NEW YORK -- Elizabeth Maguire, a publisher of wit and passion who in a 25-year career worked with historians, theologians, and other nonfiction authors, died Saturday of ovarian cancer, the Perseus Books Group said yesterday. She was 47.
Since 2002, Ms. Maguire had served as publisher of Basic Books, an imprint of Perseus.
''Liz Maguire made a lasting contribution to our publishing program because she possessed an extraordinary combination of editorial skill, business acumen, and commitment to books of quality," David Steinberger, president and chief executive of Perseus said in a statement.
''She could make an ordinary editorial meeting into a standup comedy act," said Jo Ann Miller, vice president and editorial director of Basic Books.
Ms. Maguire's many writers included historian Richard Brookhiser, theologian George Weigel, historian and scholar Henry Louis Gates Jr. of Harvard University, and cultural critic Michael Eric Dyson, who in a statement praised her as a ''world-class thinker and my mind's most faithful companion.
''She nurtured in me and so many other writers a hunger for conceptual rigor, literary beauty, and moral clarity," said Dyson, author of ''Holler If You Hear Me."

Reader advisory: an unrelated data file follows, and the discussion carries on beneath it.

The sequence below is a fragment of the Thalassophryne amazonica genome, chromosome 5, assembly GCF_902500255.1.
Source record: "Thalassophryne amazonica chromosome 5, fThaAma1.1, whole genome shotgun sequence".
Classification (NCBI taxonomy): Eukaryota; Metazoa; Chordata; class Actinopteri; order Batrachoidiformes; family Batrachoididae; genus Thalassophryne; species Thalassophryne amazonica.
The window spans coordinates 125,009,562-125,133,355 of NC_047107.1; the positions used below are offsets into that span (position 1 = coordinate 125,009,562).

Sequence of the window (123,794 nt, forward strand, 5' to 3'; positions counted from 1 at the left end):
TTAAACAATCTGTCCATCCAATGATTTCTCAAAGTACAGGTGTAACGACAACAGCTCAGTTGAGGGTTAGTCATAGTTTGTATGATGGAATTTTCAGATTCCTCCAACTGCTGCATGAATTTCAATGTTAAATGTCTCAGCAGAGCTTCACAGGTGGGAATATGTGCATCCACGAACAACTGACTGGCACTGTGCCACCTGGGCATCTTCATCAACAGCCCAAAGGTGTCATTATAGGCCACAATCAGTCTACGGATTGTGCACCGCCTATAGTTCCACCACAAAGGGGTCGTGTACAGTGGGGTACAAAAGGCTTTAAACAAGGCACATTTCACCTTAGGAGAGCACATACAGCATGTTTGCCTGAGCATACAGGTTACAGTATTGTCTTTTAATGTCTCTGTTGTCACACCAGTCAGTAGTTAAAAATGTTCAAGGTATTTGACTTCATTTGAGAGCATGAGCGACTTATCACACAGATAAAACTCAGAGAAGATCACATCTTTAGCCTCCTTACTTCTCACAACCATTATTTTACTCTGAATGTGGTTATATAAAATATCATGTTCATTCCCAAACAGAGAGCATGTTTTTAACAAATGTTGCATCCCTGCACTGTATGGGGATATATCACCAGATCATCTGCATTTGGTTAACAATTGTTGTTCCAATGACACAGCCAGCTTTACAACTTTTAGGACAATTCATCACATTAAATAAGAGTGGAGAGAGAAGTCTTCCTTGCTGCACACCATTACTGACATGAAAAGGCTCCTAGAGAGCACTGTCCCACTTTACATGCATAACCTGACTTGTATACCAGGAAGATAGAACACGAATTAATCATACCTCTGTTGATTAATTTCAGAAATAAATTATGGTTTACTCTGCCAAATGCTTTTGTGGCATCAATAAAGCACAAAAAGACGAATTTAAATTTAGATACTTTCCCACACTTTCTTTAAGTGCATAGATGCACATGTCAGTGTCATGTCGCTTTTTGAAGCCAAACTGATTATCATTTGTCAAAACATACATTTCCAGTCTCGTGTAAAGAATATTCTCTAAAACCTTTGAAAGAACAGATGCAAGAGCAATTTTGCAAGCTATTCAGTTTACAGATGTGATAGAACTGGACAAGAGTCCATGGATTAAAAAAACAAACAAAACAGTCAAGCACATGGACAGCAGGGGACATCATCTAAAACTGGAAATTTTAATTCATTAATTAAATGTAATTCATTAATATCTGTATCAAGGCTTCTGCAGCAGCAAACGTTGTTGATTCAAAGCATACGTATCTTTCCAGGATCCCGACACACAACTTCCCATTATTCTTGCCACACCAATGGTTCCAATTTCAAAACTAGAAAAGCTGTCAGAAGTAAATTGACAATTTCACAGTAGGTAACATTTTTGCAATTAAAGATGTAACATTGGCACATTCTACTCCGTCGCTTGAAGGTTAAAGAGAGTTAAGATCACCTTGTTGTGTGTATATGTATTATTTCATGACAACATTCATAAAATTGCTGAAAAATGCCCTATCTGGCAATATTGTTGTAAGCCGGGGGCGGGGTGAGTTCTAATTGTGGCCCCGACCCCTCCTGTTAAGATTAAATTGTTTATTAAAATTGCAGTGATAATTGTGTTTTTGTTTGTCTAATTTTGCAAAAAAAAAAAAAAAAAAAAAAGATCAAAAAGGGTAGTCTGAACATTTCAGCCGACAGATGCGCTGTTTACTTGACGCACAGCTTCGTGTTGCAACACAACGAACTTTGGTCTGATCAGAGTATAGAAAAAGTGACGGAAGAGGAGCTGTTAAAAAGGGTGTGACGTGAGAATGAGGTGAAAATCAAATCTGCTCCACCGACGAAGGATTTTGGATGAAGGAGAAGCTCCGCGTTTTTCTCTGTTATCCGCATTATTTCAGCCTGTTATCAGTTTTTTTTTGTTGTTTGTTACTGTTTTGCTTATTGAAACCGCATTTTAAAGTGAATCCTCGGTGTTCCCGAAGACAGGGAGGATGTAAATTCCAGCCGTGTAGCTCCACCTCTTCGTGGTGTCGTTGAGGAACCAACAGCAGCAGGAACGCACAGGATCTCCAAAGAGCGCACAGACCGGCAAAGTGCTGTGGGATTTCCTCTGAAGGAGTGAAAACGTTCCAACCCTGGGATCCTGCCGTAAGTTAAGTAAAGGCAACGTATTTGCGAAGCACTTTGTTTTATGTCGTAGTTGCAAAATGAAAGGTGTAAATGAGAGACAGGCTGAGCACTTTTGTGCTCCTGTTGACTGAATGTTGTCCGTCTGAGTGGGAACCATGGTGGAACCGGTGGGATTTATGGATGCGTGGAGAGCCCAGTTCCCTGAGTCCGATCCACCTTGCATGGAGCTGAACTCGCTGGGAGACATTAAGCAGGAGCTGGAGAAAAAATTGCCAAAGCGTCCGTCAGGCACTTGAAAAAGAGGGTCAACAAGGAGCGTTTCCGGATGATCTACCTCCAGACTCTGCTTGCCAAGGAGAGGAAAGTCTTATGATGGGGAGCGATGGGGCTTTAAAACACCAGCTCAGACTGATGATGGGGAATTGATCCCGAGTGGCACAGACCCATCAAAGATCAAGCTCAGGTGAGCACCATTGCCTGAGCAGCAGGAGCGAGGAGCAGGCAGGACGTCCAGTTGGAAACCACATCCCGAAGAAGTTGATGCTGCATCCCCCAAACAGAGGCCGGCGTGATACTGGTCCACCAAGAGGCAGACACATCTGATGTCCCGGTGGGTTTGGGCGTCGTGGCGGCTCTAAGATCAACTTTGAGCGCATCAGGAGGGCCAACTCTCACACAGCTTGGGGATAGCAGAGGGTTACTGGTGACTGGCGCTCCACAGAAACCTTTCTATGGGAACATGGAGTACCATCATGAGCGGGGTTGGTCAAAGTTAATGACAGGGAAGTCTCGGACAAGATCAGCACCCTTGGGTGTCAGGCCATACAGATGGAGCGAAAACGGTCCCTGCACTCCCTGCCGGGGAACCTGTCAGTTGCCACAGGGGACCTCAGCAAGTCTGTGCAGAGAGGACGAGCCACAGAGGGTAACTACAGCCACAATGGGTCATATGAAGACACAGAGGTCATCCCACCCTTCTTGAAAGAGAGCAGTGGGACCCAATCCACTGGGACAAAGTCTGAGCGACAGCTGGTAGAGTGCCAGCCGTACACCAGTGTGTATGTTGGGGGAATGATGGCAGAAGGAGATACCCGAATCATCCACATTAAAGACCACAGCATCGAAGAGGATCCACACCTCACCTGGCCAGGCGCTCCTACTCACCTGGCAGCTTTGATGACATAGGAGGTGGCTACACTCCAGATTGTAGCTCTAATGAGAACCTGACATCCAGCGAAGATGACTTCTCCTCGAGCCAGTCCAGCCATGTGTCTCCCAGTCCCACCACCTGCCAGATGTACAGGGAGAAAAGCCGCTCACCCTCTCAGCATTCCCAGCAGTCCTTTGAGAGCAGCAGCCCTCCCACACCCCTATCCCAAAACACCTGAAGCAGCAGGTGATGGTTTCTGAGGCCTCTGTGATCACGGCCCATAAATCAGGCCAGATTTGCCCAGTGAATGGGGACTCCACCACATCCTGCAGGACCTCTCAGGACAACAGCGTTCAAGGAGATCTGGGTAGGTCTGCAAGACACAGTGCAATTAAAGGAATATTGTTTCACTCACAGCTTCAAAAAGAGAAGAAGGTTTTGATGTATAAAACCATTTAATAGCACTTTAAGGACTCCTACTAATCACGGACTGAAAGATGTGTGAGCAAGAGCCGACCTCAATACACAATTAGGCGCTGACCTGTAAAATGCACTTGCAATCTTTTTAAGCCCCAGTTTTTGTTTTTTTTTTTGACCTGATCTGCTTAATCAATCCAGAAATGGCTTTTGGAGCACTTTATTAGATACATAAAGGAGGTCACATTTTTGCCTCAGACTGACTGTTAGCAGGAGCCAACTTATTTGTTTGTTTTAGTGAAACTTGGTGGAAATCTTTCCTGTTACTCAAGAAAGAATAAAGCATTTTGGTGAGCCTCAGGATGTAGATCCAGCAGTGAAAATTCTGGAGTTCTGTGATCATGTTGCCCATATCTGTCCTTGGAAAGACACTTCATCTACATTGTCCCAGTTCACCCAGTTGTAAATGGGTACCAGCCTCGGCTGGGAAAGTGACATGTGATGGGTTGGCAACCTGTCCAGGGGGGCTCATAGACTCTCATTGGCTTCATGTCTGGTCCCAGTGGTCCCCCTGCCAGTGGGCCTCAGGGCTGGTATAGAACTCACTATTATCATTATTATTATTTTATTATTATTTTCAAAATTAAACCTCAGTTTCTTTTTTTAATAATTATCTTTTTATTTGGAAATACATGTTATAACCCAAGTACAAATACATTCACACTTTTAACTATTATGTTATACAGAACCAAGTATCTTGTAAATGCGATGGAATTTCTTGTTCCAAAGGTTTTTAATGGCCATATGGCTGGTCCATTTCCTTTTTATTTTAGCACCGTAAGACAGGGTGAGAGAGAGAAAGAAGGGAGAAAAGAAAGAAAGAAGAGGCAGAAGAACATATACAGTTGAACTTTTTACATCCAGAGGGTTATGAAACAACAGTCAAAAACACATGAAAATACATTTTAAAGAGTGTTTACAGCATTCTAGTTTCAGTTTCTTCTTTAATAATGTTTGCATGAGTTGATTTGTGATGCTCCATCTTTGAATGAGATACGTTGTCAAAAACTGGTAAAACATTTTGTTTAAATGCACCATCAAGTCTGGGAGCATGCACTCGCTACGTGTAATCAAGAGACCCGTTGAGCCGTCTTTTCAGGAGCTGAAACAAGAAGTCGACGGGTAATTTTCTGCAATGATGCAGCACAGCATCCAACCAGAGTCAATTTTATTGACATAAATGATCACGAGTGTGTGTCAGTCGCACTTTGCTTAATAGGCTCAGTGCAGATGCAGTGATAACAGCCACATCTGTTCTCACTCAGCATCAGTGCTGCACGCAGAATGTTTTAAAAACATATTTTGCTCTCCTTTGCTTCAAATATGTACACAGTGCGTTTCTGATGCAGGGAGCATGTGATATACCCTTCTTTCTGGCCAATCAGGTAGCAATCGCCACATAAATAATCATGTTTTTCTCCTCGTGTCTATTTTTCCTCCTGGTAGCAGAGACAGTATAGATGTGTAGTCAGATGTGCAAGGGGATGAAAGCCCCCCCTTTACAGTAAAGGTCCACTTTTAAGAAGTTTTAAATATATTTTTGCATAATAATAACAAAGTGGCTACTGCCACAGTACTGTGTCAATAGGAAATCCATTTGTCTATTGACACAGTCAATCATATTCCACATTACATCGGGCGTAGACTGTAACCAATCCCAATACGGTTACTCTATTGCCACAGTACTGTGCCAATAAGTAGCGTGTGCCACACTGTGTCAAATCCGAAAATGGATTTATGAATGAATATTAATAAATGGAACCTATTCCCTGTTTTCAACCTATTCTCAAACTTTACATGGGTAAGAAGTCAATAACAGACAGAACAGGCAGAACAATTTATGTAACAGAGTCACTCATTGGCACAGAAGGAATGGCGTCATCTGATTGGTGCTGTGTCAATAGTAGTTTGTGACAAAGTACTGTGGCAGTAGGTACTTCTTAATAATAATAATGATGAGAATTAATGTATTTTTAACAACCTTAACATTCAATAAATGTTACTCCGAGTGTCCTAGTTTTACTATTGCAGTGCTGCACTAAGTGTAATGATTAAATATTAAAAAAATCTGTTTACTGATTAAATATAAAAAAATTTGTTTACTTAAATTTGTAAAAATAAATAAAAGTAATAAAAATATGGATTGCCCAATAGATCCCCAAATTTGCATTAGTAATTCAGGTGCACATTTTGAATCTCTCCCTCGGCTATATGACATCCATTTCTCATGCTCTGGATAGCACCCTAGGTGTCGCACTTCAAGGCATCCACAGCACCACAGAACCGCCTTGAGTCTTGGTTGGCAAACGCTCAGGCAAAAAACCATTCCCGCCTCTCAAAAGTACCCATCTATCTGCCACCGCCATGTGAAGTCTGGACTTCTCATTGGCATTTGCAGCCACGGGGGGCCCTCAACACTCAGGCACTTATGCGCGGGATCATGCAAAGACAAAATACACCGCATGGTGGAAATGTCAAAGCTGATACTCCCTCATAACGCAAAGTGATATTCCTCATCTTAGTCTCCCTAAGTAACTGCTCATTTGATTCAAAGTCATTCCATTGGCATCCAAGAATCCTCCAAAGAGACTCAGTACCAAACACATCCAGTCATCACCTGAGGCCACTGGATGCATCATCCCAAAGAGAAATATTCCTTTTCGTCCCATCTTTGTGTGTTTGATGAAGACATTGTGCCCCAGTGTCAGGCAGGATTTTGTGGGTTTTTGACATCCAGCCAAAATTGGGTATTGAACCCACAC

Michael Novak, a former US ambassador whose books include ''Tell Me Why" and ''Business as a Calling," said in a statement: ''Even when she disagreed with you -- perhaps strongly disagreed with you -- she could feel her way into your point of view and help you make your argument stronger and clearer."
Born in New York City, Ms. Maguire majored in English at Harvard University, graduating magna cum laude in 1980.
For six years, she was executive editor of Oxford University Press, where she edited Joan D. Hedrick's Pulitzer Prize-winning ''Harriet Beecher Stowe."
Ms. Maguire also worked at Cambridge University Press, Addison Wesley Longman, and the Free Press, before joining Basic Books in 2000.
Ms. Maguire wrote the novel ''Thinner, Blonder, Whiter," published by Carroll & Graf in 2002.
She had recently been working on a novel about the 19th-century author Constance Fenimore Woolson.
Ms. Maguire leaves her partner, Karen Wolny; her parents; three siblings; and seven nieces and nephews.